They’ve caught up! … to where I was Last year.

In the late 90s when DVD players proliferated the homes of my friends it became possible for me to watch movies with subtitles at the press of a button. Before that you were dependent on them to have a newish TV set (1993) and for the VHS tape to have captions that worked. Netflix made renting movies something you could do from your computer and the DVDs showed up in the mail a day or two later. Then a few years ago Netflix introduced instant streaming for some titles…. but there were no captions. Now, after hearing protests from people who need captions and subtitles and promising to deliver, there are quite a few movies on Netflix that have subtitles and captions. I only just realized this though myself. Why? Because I have an iPad and the Netflix...

Can you read lips?

All hard of hearing and deaf people learn to read lips. Or more accurately, we learn to take advantage of any and all visual cues to understand what we’re hearing. When I was in high school I had speech reading lessons once a week. A Teacher of the Deaf came to my school. She gave me a list of one syllable words that all had the same core sound. I remember ‘Ah as in father’ was one of the first ones. Then she would silently mouth a sentence that used one of those words. I didn’t have to tell her the whole sentence, I only had to guess which word I saw. As time went on I was getting the whole sentence almost half the time. She could always tell when I did because my face would light up with comprehension. I just came across this...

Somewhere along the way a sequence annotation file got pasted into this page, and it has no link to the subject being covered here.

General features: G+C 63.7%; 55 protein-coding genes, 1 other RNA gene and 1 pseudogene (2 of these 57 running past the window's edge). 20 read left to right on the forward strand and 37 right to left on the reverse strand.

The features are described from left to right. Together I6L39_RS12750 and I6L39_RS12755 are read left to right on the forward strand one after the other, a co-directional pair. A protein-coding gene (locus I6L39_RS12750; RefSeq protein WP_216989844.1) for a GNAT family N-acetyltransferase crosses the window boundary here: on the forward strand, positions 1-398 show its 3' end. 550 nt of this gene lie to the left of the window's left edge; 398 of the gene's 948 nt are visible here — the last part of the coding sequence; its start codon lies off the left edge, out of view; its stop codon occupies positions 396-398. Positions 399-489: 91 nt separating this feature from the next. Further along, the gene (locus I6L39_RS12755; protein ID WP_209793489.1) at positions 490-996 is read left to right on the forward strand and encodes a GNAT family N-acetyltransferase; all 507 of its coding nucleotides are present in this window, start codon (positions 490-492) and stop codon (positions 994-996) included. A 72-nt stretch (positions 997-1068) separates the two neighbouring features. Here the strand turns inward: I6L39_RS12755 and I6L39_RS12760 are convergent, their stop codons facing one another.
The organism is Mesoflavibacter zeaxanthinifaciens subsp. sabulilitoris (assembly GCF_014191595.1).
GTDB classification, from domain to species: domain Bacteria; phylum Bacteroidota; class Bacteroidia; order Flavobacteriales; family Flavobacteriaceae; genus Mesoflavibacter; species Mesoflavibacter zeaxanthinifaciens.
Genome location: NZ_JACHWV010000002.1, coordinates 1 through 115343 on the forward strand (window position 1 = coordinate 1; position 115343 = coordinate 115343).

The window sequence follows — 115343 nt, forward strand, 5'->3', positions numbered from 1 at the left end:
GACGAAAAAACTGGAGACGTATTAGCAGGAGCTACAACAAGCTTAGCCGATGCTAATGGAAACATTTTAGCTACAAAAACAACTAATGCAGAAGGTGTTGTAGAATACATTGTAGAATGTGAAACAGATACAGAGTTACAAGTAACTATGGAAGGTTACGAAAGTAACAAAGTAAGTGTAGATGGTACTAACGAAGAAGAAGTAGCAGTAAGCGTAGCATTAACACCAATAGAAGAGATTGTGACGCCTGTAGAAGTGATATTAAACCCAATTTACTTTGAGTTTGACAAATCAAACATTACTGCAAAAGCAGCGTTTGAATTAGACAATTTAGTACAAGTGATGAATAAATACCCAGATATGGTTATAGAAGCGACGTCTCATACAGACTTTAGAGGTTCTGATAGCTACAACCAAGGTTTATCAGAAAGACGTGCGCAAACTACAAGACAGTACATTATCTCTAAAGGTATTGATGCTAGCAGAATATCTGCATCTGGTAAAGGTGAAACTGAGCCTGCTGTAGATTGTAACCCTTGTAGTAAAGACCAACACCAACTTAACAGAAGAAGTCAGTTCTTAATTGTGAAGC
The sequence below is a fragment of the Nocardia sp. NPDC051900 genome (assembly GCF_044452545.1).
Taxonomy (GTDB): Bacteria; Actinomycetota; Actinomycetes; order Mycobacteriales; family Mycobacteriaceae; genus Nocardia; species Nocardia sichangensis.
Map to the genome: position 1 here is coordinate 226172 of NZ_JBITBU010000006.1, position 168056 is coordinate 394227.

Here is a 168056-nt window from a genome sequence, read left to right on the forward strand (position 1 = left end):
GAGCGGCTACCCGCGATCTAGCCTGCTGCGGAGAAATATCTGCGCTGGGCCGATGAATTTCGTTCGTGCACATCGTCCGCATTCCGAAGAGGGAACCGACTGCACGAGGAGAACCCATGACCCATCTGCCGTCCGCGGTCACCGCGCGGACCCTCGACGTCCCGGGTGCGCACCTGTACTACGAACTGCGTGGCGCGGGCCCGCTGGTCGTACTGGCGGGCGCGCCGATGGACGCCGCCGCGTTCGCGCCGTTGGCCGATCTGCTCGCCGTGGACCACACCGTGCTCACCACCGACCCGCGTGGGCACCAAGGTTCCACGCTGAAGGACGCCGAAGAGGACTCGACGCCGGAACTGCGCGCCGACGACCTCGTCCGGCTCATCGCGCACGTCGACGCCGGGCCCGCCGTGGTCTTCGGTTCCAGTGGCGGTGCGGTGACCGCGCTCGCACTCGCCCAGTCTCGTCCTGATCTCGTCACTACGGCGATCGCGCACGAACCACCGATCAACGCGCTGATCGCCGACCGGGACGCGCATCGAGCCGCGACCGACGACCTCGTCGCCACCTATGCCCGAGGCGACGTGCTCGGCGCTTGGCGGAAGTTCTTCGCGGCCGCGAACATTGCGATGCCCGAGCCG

A year with bilateral cochlear implants

A year with bilateral cochlear implants

So now it’s 2011. I received my first CI in April 2009 and the second in late December 09 – so I’m officially over a year being bilateral. It’s been great. Life is good and pretty much what I’d call normal. I can hear a lot better in many situations. I find myself having one-on-one conversations in very noisy places (a Wine Guild holiday party with about 80 people in a small space – Don had a headache when we left from the noise!). I still participate a lot more if someone’s talking to ME specifically. One-on-one conversation guarantees this, but I’m finding that it happens more often now as a side conversation than it used to. For example, at lunch with a group of five people, I can switch between the main...

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